As for the stars, ancient civilizations relied on stars for navigation. Navigation would be completely reworked, because people would have to rely on landmarks instead of starts. So, instead of North, it would be "aim between the large rock and the tree that leans to the left". Maps would be more handy than directions.
    Psychologically, I wouldn't think the lack of a sun would have any effect after 700 years of living without it. Only the first few generations would "miss" it. Perhaps, by this point, the sun will have become a "god" in stories, who will descend to... pick your ending.
    Hope all this helps you.
     
  3. Steerpike
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    Steerpike Felis amatus Supporter Contributor

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    Unless you go to something like a hydrothermal vent, the sun is the source of energy on earth. You have a 700-year time period under which there is no sun, you're going to have a cold, dead planet except where humans are employing some advanced technology to prevent it, and it doesn't sound like the society you propose is at that advanced level of technology.

    Given the severity of the ever-present storm you are proposing, it doesn't look like very much solar energy is going to make it to the surface.
     
  4. ClusterChuck
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    ClusterChuck Senior Member

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    There seems a lot to clarify.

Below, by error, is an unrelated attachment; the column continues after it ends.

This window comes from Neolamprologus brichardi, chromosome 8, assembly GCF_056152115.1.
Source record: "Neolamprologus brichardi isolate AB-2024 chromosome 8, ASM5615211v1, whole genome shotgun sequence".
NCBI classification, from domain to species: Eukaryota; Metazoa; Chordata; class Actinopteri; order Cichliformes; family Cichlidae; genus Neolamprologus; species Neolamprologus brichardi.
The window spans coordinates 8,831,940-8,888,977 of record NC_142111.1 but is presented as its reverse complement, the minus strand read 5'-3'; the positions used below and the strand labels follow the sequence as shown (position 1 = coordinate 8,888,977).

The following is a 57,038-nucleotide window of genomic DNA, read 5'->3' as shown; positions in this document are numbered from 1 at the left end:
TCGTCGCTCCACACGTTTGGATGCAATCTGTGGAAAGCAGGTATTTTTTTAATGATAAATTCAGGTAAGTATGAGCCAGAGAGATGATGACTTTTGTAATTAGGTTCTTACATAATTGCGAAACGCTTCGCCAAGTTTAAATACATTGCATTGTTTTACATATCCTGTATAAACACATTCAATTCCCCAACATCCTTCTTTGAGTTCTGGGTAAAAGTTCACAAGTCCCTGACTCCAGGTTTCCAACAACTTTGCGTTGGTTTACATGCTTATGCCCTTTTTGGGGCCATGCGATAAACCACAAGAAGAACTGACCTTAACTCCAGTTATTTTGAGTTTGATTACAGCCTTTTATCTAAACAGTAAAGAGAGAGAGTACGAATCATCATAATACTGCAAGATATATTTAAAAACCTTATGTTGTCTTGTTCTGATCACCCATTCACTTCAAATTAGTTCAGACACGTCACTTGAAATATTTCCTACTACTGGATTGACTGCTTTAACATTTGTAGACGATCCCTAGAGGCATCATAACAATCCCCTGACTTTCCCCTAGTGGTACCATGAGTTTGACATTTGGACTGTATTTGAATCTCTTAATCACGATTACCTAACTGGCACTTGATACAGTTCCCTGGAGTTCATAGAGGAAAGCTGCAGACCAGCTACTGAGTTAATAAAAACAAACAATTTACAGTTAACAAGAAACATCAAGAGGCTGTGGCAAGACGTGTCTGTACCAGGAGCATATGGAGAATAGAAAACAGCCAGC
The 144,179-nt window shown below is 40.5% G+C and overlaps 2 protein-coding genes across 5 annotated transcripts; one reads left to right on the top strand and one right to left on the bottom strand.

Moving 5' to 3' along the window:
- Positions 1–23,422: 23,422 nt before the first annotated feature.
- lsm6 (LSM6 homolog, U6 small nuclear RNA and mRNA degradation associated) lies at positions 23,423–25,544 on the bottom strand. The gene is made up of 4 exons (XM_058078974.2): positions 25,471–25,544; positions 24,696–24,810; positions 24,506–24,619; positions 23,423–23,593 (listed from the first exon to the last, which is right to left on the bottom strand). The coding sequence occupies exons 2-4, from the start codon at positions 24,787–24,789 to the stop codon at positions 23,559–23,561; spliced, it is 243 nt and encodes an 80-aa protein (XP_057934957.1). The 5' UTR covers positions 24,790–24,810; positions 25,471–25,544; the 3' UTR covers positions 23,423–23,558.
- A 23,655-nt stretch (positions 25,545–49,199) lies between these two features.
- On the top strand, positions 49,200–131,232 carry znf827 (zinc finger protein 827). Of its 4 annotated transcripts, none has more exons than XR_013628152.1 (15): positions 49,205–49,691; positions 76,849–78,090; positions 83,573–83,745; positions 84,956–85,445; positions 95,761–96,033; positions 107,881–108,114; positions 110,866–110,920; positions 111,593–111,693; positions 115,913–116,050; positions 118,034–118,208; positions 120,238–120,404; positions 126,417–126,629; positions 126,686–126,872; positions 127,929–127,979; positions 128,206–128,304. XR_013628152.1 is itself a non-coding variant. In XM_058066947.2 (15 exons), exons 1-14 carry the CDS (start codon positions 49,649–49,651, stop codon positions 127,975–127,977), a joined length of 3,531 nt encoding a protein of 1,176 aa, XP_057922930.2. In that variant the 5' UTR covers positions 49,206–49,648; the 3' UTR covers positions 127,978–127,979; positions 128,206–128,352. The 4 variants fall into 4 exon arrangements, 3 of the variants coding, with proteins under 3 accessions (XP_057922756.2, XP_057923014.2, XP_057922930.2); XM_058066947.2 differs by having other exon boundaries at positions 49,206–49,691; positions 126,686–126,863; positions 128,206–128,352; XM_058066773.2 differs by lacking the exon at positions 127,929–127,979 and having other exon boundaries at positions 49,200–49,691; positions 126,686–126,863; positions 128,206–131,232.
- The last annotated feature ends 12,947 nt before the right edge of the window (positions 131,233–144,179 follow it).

The source of energy for an altered food chain would be from the storm. With a bit of help from the sun baking it's outer level. The science of this is flexible because i'm not going hard scifi on this. It has a very solid fantasy thread throughout.

    What i do want to get rock solid fact-wise is the psyche of a people in that environment.

    As far as navigation, magnetic compasses are still in full fashion.
     
  5. BrianBrian
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    BrianBrian New Member

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    AH! I thing I need to disagree with here. The world wouldn't be cold. It would be the opposite. The reason that the surface of Venus is so hot is because its atmosphere is completely overcast. The energy from the sun gets it but has a much more difficult time getting out causing a true "greenhouse effect". Moist, hot, humid. Here is a link!
     
  6. Steerpike
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    Steerpike Felis amatus Supporter Contributor